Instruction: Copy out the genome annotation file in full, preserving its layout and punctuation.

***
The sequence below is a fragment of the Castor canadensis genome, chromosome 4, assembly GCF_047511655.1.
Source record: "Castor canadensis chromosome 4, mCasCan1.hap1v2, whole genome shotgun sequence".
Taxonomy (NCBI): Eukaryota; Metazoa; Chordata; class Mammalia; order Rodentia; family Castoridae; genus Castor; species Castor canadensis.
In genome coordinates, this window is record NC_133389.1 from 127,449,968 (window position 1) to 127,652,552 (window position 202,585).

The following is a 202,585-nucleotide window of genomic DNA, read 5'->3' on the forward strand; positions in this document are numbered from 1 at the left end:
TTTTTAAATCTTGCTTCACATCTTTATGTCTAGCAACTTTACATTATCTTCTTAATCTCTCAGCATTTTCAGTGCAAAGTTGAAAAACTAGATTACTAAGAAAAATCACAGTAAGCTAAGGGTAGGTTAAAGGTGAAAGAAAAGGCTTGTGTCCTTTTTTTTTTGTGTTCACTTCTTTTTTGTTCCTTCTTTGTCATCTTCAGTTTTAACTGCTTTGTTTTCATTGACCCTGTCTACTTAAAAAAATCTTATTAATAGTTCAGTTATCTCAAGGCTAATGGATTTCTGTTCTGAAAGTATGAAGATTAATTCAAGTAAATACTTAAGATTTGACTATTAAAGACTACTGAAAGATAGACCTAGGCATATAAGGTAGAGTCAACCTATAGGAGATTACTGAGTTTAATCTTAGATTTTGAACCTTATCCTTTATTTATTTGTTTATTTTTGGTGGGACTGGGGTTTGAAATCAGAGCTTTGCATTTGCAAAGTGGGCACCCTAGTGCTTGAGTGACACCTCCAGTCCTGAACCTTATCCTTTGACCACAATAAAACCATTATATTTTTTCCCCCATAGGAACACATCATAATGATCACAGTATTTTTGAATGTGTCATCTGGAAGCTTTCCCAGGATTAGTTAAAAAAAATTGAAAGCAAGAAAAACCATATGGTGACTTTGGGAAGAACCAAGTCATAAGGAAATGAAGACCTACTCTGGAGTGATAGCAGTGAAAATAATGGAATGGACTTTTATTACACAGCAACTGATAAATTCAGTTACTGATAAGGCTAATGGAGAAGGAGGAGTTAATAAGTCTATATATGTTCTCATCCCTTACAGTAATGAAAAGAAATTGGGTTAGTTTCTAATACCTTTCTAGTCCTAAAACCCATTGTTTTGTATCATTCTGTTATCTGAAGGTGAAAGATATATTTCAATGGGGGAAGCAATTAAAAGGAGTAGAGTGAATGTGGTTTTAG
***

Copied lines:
The sequence below is a fragment of the Castor canadensis genome, chromosome 4, assembly GCF_047511655.1.
Source record: "Castor canadensis chromosome 4, mCasCan1.hap1v2, whole genome shotgun sequence".
Taxonomy (NCBI): Eukaryota; Metazoa; Chordata; class Mammalia; order Rodentia; family Castoridae; genus Castor; species Castor canadensis.
In genome coordinates, this window is record NC_133389.1 from 127,449,968 (window position 1) to 127,652,552 (window position 202,585).

The following is a 202,585-nucleotide window of genomic DNA, read 5'->3' on the forward strand; positions in this document are numbered from 1 at the left end:
TTTTTAAATCTTGCTTCACATCTTTATGTCTAGCAACTTTACATTATCTTCTTAATCTCTCAGCATTTTCAGTGCAAAGTTGAAAAACTAGATTACTAAGAAAAATCACAGTAAGCTAAGGGTAGGTTAAAGGTGAAAGAAAAGGCTTGTGTCCTTTTTTTTTTGTGTTCACTTCTTTTTTGTTCCTTCTTTGTCATCTTCAGTTTTAACTGCTTTGTTTTCATTGACCCTGTCTACTTAAAAAAATCTTATTAATAGTTCAGTTATCTCAAGGCTAATGGATTTCTGTTCTGAAAGTATGAAGATTAATTCAAGTAAATACTTAAGATTTGACTATTAAAGACTACTGAAAGATAGACCTAGGCATATAAGGTAGAGTCAACCTATAGGAGATTACTGAGTTTAATCTTAGATTTTGAACCTTATCCTTTATTTATTTGTTTATTTTTGGTGGGACTGGGGTTTGAAATCAGAGCTTTGCATTTGCAAAGTGGGCACCCTAGTGCTTGAGTGACACCTCCAGTCCTGAACCTTATCCTTTGACCACAATAAAACCATTATATTTTTTCCCCCATAGGAACACATCATAATGATCACAGTATTTTTGAATGTGTCATCTGGAAGCTTTCCCAGGATTAGTTAAAAAAAATTGAAAGCAAGAAAAACCATATGGTGACTTTGGGAAGAACCAAGTCATAAGGAAATGAAGACCTACTCTGGAGTGATAGCAGTGAAAATAATGGAATGGACTTTTATTACACAGCAACTGATAAATTCAGTTACTGATAAGGCTAATGGAGAAGGAGGAGTTAATAAGTCTATATATGTTCTCATCCCTTACAGTAATGAAAAGAAATTGGGTTAGTTTCTAATACCTTTCTAGTCCTAAAACCCATTGTTTTGTATCATTCTGTTATCTGAAGGTGAAAGATATATTTCAATGGGGGAAGCAATTAAAAGGAGTAGAGTGAATGTGGTTTTAG